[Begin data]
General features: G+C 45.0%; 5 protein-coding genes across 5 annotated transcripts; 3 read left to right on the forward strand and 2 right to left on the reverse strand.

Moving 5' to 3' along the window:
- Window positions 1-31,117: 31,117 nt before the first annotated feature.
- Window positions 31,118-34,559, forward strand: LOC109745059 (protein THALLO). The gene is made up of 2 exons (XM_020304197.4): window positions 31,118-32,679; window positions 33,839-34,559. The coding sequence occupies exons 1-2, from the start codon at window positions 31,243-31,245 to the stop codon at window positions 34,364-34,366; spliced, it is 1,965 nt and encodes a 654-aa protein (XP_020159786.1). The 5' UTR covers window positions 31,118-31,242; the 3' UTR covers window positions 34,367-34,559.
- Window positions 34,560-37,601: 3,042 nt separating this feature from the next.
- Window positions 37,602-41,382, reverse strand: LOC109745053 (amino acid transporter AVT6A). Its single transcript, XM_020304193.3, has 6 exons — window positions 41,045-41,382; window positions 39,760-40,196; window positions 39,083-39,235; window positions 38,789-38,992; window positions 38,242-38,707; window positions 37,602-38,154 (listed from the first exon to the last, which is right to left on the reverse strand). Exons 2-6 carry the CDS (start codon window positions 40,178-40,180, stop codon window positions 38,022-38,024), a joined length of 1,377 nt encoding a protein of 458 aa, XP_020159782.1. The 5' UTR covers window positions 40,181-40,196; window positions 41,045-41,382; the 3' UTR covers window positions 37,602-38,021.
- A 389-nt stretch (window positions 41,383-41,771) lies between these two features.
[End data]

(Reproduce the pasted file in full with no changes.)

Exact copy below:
General features: G+C 45.0%; 5 protein-coding genes across 5 annotated transcripts; 3 read left to right on the forward strand and 2 right to left on the reverse strand.

Moving 5' to 3' along the window:
- Window positions 1-31,117: 31,117 nt before the first annotated feature.
- Window positions 31,118-34,559, forward strand: LOC109745059 (protein THALLO). The gene is made up of 2 exons (XM_020304197.4): window positions 31,118-32,679; window positions 33,839-34,559. The coding sequence occupies exons 1-2, from the start codon at window positions 31,243-31,245 to the stop codon at window positions 34,364-34,366; spliced, it is 1,965 nt and encodes a 654-aa protein (XP_020159786.1). The 5' UTR covers window positions 31,118-31,242; the 3' UTR covers window positions 34,367-34,559.
- Window positions 34,560-37,601: 3,042 nt separating this feature from the next.
- Window positions 37,602-41,382, reverse strand: LOC109745053 (amino acid transporter AVT6A). Its single transcript, XM_020304193.3, has 6 exons — window positions 41,045-41,382; window positions 39,760-40,196; window positions 39,083-39,235; window positions 38,789-38,992; window positions 38,242-38,707; window positions 37,602-38,154 (listed from the first exon to the last, which is right to left on the reverse strand). Exons 2-6 carry the CDS (start codon window positions 40,178-40,180, stop codon window positions 38,022-38,024), a joined length of 1,377 nt encoding a protein of 458 aa, XP_020159782.1. The 5' UTR covers window positions 40,181-40,196; window positions 41,045-41,382; the 3' UTR covers window positions 37,602-38,021.
- A 389-nt stretch (window positions 41,383-41,771) lies between these two features.